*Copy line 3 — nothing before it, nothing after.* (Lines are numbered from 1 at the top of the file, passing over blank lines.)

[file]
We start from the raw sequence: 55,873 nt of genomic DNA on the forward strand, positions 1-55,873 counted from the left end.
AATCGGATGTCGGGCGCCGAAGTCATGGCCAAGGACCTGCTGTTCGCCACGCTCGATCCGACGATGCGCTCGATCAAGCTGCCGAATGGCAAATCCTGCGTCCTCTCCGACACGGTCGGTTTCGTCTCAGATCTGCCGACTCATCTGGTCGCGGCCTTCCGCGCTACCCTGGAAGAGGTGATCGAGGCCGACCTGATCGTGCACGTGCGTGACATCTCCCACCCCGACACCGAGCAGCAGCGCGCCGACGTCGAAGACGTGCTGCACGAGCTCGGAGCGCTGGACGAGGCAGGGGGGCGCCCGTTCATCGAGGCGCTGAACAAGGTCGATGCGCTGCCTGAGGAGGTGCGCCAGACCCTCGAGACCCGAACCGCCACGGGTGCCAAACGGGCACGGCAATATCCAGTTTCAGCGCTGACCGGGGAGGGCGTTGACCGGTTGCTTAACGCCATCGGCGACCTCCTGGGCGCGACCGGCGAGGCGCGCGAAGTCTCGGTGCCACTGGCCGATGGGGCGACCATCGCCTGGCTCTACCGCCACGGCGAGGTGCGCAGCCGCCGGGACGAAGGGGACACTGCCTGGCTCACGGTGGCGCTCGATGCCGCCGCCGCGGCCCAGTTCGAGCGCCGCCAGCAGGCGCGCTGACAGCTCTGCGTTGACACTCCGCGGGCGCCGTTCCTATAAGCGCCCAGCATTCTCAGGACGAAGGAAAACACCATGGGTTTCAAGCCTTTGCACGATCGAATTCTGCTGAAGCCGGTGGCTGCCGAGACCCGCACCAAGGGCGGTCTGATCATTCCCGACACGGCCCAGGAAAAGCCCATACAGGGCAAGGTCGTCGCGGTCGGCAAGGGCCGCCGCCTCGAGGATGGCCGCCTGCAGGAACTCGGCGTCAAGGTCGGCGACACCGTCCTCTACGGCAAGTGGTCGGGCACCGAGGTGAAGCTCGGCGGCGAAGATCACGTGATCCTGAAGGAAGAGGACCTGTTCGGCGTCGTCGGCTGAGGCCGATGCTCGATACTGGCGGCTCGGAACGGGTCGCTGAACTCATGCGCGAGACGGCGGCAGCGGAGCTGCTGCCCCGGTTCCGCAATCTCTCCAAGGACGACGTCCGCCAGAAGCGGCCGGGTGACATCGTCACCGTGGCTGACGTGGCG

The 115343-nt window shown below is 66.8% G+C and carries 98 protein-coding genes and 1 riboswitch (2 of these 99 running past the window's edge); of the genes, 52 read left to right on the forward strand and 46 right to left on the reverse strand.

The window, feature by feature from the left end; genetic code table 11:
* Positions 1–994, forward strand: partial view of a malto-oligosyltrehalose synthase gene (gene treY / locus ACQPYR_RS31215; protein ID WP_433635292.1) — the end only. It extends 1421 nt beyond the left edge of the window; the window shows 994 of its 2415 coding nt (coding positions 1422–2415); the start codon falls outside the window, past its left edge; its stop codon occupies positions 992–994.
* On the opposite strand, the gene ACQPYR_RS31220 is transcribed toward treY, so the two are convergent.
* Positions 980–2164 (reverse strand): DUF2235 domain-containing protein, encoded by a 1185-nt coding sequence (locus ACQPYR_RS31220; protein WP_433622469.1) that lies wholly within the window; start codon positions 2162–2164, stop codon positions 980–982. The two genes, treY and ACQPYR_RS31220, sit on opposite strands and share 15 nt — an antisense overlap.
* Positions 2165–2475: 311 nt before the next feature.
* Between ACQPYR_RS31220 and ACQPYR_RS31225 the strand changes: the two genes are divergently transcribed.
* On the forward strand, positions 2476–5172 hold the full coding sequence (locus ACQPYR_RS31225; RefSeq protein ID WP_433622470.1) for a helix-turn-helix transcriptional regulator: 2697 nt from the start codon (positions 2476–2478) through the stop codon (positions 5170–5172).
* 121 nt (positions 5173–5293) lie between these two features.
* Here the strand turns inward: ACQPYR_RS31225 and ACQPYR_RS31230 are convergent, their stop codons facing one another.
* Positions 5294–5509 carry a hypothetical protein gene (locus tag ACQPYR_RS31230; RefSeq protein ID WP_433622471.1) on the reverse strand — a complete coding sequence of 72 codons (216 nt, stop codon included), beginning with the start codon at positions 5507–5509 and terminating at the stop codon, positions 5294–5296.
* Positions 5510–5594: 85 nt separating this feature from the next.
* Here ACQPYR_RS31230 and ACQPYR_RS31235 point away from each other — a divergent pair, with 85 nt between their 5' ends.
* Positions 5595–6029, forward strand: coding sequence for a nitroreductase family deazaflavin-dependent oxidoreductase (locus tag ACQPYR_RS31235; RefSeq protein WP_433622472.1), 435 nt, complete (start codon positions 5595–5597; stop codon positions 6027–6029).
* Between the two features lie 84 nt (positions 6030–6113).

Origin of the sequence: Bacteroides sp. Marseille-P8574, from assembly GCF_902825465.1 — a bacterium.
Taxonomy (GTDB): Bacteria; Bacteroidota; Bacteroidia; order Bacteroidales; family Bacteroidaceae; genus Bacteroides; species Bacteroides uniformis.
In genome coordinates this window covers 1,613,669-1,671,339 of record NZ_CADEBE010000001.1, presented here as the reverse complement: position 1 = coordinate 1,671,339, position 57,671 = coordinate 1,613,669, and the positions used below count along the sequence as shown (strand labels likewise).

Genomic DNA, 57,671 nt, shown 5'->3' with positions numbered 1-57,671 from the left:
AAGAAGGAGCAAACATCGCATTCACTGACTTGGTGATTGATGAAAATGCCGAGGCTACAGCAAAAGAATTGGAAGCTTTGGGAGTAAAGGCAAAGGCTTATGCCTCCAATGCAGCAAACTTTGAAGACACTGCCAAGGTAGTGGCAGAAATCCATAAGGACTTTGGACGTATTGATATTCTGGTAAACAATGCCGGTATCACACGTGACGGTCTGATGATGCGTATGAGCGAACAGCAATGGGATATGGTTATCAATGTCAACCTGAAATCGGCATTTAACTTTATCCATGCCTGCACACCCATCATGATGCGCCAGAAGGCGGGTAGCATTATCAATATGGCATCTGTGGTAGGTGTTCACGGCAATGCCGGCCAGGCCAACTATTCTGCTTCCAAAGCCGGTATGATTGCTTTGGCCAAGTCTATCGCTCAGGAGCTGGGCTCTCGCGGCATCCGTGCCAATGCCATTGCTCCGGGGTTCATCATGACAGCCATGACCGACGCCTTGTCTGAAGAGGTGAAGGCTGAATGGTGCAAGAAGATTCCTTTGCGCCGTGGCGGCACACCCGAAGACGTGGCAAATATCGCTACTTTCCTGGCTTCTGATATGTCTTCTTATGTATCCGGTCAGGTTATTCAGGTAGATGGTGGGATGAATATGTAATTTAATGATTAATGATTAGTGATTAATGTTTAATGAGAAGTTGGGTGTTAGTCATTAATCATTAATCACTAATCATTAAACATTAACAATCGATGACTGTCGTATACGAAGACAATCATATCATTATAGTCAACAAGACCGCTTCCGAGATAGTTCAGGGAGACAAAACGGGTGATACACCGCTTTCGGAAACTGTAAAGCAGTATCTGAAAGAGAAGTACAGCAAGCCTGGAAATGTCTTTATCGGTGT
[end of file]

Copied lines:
The 115343-nt window shown below is 66.8% G+C and carries 98 protein-coding genes and 1 riboswitch (2 of these 99 running past the window's edge); of the genes, 52 read left to right on the forward strand and 46 right to left on the reverse strand.